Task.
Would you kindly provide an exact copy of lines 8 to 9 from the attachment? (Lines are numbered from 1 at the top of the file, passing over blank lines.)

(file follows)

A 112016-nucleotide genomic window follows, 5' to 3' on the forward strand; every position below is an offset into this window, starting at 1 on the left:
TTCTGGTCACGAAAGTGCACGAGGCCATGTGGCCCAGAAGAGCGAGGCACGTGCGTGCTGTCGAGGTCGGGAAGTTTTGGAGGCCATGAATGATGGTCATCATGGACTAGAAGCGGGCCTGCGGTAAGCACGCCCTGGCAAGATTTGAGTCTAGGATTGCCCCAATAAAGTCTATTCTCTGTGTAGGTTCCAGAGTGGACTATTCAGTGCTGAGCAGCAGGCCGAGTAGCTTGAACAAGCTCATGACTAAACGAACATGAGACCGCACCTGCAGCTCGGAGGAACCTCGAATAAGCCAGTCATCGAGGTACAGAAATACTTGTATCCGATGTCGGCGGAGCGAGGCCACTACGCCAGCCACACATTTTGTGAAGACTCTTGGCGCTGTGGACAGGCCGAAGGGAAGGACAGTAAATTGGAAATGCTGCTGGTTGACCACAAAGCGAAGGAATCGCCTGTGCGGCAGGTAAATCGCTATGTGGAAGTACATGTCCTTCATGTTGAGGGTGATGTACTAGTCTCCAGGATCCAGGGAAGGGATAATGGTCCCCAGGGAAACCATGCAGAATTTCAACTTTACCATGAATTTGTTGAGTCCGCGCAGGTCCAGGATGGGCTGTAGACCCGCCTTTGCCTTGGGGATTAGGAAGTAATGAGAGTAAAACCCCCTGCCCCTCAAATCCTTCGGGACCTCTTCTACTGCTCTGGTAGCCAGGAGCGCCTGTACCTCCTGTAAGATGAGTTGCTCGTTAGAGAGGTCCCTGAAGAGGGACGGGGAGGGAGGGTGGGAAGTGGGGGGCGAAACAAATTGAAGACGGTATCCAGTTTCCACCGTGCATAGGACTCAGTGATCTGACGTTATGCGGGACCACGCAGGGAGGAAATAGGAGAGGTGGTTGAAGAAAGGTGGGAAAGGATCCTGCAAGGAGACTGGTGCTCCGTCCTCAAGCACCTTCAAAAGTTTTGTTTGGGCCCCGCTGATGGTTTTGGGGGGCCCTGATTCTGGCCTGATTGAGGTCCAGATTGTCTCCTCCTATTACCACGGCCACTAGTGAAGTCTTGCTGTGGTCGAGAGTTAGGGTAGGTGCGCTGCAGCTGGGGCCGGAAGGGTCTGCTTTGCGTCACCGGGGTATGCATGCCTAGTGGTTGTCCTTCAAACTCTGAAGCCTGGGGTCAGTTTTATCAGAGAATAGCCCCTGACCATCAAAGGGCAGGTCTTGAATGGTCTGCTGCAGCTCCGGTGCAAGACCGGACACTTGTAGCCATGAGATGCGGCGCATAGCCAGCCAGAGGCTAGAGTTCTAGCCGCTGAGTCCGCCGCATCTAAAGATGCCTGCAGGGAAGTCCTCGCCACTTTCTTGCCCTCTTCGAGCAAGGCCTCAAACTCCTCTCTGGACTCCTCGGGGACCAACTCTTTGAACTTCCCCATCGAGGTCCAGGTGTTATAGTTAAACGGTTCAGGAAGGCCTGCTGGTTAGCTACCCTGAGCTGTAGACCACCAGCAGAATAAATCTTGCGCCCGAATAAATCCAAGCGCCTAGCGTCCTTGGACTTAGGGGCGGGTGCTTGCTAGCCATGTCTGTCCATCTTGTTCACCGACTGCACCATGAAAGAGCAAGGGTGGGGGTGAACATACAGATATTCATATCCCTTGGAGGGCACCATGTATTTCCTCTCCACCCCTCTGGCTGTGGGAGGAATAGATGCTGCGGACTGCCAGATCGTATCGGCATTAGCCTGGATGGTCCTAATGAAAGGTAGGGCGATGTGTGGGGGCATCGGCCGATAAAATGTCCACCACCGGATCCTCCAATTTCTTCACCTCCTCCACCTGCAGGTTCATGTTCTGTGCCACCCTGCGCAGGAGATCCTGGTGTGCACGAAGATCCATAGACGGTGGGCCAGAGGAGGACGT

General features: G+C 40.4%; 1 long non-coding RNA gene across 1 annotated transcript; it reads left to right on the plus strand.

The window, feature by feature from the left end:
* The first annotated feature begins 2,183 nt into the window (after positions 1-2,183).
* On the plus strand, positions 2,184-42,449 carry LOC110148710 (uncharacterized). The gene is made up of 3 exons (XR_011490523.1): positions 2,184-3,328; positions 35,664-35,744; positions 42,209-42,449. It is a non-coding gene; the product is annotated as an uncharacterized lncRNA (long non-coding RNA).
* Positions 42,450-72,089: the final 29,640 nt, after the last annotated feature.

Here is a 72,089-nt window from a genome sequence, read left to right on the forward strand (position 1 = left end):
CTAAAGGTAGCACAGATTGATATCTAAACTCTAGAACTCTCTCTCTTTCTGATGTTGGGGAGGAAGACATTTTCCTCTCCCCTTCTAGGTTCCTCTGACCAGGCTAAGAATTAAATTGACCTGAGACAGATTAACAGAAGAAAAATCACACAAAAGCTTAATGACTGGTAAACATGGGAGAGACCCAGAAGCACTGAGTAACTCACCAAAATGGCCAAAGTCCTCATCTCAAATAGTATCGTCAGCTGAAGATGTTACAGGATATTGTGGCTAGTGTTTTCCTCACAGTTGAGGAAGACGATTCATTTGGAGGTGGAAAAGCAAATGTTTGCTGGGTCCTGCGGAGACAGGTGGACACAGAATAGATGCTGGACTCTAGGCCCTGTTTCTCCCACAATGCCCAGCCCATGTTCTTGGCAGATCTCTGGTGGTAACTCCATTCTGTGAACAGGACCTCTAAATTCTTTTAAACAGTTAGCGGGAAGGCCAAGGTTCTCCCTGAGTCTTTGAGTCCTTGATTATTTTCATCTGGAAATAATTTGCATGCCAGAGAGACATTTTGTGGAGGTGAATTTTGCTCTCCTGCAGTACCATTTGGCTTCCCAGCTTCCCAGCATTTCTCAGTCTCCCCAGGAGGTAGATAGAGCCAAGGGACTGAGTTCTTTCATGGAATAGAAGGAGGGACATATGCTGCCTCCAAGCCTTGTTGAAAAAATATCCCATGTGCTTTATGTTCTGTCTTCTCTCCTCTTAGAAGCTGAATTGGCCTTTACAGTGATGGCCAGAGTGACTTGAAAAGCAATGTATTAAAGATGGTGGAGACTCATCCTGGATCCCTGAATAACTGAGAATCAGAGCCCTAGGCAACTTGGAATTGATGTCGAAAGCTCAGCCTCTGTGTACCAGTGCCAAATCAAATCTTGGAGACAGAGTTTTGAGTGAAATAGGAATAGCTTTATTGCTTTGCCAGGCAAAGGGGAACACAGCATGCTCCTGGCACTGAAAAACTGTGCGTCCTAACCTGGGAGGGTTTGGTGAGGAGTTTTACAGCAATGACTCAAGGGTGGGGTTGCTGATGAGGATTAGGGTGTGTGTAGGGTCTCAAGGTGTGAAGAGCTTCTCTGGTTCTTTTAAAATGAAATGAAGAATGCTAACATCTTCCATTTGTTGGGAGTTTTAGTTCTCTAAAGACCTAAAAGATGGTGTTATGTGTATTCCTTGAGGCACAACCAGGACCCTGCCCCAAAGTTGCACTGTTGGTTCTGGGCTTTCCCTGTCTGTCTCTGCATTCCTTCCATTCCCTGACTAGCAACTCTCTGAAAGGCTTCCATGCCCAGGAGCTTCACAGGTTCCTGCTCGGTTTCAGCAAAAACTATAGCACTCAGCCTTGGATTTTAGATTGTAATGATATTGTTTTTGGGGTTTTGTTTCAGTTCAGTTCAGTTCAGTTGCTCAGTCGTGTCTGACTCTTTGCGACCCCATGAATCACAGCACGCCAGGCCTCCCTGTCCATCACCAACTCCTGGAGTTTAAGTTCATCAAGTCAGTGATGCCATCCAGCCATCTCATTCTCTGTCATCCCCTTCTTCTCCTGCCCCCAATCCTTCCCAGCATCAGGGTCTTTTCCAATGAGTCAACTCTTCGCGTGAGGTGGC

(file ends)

Here is a 72,089-nt window from a genome sequence, read left to right on the forward strand (position 1 = left end):
CTAAAGGTAGCACAGATTGATATCTAAACTCTAGAACTCTCTCTCTTTCTGATGTTGGGGAGGAAGACATTTTCCTCTCCCCTTCTAGGTTCCTCTGACCAGGCTAAGAATTAAATTGACCTGAGACAGATTAACAGAAGAAAAATCACACAAAAGCTTAATGACTGGTAAACATGGGAGAGACCCAGAAGCACTGAGTAACTCACCAAAATGGCCAAAGTCCTCATCTCAAATAGTATCGTCAGCTGAAGATGTTACAGGATATTGTGGCTAGTGTTTTCCTCACAGTTGAGGAAGACGATTCATTTGGAGGTGGAAAAGCAAATGTTTGCTGGGTCCTGCGGAGACAGGTGGACACAGAATAGATGCTGGACTCTAGGCCCTGTTTCTCCCACAATGCCCAGCCCATGTTCTTGGCAGATCTCTGGTGGTAACTCCATTCTGTGAACAGGACCTCTAAATTCTTTTAAACAGTTAGCGGGAAGGCCAAGGTTCTCCCTGAGTCTTTGAGTCCTTGATTATTTTCATCTGGAAATAATTTGCATGCCAGAGAGACATTTTGTGGAGGTGAATTTTGCTCTCCTGCAGTACCATTTGGCTTCCCAGCTTCCCAGCATTTCTCAGTCTCCCCAGGAGGTAGATAGAGCCAAGGGACTGAGTTCTTTCATGGAATAGAAGGAGGGACATATGCTGCCTCCAAGCCTTGTTGAAAAAATATCCCATGTGCTTTATGTTCTGTCTTCTCTCCTCTTAGAAGCTGAATTGGCCTTTACAGTGATGGCCAGAGTGACTTGAAAAGCAATGTATTAAAGATGGTGGAGACTCATCCTGGATCCCTGAATAACTGAGAATCAGAGCCCTAGGCAACTTGGAATTGATGTCGAAAGCTCAGCCTCTGTGTACCAGTGCCAAATCAAATCTTGGAGACAGAGTTTTGAGTGAAATAGGAATAGCTTTATTGCTTTGCCAGGCAAAGGGGAACACAGCATGCTCCTGGCACTGAAAAACTGTGCGTCCTAACCTGGGAGGGTTTGGTGAGGAGTTTTACAGCAATGACTCAAGGGTGGGGTTGCTGATGAGGATTAGGGTGTGTGTAGGGTCTCAAGGTGTGAAGAGCTTCTCTGGTTCTTTTAAAATGAAATGAAGAATGCTAACATCTTCCATTTGTTGGGAGTTTTAGTTCTCTAAAGACCTAAAAGATGGTGTTATGTGTATTCCTTGAGGCACAACCAGGACCCTGCCCCAAAGTTGCACTGTTGGTTCTGGGCTTTCCCTGTCTGTCTCTGCATTCCTTCCATTCCCTGACTAGCAACTCTCTGAAAGGCTTCCATGCCCAGGAGCTTCACAGGTTCCTGCTCGGTTTCAGCAAAAACTATAGCACTCAGCCTTGGATTTTAGATTGTAATGATATTGTTTTTGGGGTTTTGTTTCAGTTCAGTTCAGTTCAGTTGCTCAGTCGTGTCTGACTCTTTGCGACCCCATGAATCACAGCACGCCAGGCCTCCCTGTCCATCACCAACTCCTGGAGTTTAAGTTCATCAAGTCAGTGATGCCATCCAGCCATCTCATTCTCTGTCATCCCCTTCTTCTCCTGCCCCCAATCCTTCCCAGCATCAGGGTCTTTTCCAATGAGTCAACTCTTCGCGTGAGGTGGC